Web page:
Though the list of releases on which Ragin assumes a leadership role is relatively short, his extended credentials arguably make him the most esteemed player among Colorado's active jazz musicians. When not composing, teaching or performing on his own, Ragin furthers his long-standing relationships with some of the giants of modern jazz. On stage at Iridium in New York in early October, for example, he held the lead trumpet position for the David Murray Octet. In the midst of a week of performances celebrating the music of John Coltrane, the ensemble mesmerized a packed house with its renditions of "Mr. P.C." and "Acknowledgement." Ragin also appears on more than a few Murray records, including the recent Speaking in Tongues.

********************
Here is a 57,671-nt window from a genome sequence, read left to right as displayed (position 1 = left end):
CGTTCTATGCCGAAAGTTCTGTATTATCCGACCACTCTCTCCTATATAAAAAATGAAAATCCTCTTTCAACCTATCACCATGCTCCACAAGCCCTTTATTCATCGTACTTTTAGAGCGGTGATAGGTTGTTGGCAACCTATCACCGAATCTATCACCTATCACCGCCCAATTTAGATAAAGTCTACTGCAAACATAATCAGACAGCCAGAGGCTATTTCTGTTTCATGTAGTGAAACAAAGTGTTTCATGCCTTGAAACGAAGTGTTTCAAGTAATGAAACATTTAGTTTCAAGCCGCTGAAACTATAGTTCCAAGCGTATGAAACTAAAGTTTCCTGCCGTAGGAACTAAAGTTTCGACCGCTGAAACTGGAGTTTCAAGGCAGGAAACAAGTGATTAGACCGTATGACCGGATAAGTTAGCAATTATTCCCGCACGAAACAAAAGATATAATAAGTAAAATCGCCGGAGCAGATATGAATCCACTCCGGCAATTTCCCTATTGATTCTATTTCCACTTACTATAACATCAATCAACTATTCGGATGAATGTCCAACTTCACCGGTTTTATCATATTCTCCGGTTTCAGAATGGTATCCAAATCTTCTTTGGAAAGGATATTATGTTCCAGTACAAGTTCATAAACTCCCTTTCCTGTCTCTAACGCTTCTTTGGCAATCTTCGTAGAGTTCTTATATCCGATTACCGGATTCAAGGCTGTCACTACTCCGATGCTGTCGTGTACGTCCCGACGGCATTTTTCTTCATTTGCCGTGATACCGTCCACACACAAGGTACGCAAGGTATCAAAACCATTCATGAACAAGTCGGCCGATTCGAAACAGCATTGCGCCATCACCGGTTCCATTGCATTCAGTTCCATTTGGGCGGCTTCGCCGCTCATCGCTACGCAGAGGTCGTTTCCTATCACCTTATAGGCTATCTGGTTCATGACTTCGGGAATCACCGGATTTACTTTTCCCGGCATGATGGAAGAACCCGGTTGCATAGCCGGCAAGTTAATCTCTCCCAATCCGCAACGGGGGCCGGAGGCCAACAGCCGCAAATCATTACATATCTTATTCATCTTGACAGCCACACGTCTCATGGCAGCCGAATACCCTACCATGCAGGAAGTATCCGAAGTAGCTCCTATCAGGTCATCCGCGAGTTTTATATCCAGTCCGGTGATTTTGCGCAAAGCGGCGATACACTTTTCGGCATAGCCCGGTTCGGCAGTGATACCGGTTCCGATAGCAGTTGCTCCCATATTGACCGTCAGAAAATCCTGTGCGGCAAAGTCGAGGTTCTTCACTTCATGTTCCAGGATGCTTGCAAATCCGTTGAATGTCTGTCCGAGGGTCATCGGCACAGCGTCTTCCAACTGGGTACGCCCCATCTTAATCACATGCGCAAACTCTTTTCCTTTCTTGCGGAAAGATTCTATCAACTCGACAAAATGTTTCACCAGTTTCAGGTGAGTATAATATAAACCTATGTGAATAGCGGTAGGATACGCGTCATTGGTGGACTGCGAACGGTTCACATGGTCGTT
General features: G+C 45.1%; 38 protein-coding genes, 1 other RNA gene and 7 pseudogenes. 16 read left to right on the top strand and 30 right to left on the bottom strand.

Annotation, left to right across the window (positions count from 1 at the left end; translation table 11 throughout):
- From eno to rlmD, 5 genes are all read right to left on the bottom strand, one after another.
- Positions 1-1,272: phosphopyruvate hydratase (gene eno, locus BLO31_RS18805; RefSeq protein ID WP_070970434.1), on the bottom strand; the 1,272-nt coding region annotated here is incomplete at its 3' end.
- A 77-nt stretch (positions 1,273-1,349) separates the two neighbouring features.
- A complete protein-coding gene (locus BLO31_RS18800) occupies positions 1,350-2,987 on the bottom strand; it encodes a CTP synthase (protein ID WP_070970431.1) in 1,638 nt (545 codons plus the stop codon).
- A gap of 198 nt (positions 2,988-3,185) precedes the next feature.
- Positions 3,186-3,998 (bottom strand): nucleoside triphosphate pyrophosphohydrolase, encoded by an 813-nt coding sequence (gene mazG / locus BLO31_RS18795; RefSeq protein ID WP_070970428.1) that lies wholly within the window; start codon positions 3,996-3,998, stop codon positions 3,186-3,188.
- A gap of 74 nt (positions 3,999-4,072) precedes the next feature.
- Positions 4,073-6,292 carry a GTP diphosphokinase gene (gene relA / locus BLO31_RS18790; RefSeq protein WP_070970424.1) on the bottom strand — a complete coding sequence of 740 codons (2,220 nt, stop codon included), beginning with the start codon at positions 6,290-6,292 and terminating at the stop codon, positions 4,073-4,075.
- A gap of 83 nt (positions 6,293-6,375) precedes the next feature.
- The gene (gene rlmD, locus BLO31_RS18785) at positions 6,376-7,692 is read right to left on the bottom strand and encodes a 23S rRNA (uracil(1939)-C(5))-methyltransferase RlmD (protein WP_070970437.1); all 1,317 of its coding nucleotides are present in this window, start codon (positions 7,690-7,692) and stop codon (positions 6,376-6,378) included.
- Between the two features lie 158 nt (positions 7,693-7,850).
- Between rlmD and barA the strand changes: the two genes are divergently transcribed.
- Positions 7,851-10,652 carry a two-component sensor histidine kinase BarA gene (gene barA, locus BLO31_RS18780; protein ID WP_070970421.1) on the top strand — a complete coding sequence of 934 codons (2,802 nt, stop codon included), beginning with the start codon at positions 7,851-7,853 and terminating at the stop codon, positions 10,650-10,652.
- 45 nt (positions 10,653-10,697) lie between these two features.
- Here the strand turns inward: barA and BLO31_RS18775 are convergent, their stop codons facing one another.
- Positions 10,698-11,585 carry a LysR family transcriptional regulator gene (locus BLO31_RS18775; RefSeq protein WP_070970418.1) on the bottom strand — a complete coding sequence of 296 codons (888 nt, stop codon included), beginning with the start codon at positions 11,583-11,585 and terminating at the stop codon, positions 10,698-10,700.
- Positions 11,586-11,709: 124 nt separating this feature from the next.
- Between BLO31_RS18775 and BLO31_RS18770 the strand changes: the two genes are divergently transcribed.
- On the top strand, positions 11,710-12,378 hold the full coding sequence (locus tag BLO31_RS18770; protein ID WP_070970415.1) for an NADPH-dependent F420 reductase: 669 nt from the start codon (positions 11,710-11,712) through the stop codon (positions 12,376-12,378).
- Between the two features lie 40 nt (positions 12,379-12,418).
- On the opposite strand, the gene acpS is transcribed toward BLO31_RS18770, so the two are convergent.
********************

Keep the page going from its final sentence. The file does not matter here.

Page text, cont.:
Flutist James Newton, an active performer and professor at the University of California at Irvine, where Ragin recently led a series of "well-received and inspiring" master classes, admires Ragin to the degree that he insists on bringing him to Los Angeles for his big-band concerts. "What for me makes him so exceptional," says Newton, "is that he has such a firm grasp and understanding of the tradition and is, at the same time, very much a modernist. To me, that's the mark of a true traditionalist, because all of the people that we emulate in the music, they all changed it. And I think Mr. Ragin has the capacity -- and has sort of changed the set of possibilities on this instrument. For me, the range that he has, the control, the series of exquisite ideas and emotionalism of his playing -- all of those things really set him apart from other players."